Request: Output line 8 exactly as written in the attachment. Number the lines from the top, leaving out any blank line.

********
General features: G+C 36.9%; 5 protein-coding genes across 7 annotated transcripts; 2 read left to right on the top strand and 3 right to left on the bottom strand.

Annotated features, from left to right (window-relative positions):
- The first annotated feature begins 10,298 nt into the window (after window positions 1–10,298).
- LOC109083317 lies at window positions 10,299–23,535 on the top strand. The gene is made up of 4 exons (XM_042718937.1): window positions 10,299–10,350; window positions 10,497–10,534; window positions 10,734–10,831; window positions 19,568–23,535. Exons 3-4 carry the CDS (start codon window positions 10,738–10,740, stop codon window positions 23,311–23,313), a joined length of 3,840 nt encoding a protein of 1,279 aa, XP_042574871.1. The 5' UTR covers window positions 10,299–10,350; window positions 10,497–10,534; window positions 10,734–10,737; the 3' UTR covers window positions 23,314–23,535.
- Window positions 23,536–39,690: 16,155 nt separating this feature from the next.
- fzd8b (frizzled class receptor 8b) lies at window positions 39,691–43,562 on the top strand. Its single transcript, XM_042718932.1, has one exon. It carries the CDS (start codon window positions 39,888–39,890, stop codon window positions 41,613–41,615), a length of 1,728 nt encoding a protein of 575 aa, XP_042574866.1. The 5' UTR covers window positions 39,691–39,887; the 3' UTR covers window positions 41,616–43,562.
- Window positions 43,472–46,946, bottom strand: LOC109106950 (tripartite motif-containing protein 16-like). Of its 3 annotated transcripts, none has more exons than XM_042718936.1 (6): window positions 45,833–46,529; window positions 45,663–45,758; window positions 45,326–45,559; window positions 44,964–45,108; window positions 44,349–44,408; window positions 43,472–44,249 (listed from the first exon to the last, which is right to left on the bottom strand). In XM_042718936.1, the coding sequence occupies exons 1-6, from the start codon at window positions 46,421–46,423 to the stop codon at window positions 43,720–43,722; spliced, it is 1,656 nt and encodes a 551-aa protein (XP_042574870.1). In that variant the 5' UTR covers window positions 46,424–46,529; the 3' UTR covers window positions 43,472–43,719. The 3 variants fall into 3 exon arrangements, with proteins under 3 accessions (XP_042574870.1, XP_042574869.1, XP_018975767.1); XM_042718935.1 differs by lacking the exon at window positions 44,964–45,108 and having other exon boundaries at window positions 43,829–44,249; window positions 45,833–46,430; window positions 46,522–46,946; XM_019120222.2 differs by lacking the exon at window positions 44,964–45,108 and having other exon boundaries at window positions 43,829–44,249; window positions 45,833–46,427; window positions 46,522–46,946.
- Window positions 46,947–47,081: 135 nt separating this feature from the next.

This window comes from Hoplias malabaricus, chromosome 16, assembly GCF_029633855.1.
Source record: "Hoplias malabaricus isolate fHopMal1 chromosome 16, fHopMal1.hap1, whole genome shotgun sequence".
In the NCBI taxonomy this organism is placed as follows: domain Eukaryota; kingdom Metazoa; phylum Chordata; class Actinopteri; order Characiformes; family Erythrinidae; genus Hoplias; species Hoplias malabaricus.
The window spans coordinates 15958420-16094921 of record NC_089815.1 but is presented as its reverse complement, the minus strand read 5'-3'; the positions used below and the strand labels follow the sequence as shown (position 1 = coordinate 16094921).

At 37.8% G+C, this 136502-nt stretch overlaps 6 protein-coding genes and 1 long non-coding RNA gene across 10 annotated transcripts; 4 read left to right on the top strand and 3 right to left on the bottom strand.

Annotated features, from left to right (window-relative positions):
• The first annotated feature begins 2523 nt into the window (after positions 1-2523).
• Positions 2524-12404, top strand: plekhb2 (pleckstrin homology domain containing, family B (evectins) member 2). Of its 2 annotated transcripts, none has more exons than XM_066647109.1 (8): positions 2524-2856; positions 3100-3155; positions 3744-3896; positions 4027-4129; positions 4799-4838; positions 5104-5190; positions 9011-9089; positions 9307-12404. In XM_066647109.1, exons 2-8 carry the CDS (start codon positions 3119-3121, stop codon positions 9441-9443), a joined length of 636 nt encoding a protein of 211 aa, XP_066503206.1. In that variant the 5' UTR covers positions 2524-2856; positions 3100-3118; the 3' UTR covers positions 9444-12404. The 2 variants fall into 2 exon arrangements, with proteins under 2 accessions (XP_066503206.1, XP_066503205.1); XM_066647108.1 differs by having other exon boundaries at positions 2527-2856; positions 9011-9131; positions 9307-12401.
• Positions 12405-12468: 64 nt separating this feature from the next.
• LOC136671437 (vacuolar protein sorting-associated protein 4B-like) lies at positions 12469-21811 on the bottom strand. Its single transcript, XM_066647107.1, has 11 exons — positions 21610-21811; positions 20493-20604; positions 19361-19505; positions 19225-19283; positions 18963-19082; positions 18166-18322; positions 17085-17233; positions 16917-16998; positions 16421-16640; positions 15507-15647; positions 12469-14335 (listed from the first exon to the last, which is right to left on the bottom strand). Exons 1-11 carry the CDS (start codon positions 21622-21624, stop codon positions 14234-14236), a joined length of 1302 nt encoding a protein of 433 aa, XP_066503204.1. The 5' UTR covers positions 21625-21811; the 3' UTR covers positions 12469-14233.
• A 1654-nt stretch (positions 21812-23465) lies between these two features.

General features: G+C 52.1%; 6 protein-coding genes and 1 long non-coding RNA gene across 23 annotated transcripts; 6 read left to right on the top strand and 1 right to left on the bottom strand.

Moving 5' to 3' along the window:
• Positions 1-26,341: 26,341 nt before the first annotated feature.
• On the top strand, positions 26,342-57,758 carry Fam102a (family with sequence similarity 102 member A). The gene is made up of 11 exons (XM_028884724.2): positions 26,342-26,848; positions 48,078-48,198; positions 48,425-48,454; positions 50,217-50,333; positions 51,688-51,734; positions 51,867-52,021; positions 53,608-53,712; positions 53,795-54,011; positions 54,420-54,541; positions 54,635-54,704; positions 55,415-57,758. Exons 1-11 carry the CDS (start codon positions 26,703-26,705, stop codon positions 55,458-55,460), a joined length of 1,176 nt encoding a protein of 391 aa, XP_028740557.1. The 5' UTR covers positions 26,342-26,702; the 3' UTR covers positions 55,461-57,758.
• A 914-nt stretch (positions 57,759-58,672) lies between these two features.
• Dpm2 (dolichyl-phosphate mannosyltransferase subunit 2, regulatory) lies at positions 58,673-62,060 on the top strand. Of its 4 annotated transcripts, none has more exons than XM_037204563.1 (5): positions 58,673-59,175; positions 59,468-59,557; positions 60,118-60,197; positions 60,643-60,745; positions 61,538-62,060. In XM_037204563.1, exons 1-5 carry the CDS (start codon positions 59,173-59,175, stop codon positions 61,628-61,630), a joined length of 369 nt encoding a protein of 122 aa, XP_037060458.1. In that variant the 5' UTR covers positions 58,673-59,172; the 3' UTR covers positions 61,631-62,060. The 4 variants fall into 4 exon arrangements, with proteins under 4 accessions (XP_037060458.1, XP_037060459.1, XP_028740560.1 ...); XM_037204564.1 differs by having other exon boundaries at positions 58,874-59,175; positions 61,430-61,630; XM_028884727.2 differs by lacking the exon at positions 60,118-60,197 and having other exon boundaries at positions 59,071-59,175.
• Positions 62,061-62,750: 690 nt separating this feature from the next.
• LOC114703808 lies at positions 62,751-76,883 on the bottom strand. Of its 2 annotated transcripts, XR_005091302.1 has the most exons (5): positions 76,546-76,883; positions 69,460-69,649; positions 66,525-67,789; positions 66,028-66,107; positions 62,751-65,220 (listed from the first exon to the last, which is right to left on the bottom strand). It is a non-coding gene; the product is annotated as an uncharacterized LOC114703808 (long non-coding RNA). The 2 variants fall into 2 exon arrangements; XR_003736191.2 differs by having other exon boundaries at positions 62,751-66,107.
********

- Window positions 46,947–47,081: 135 nt separating this feature from the next.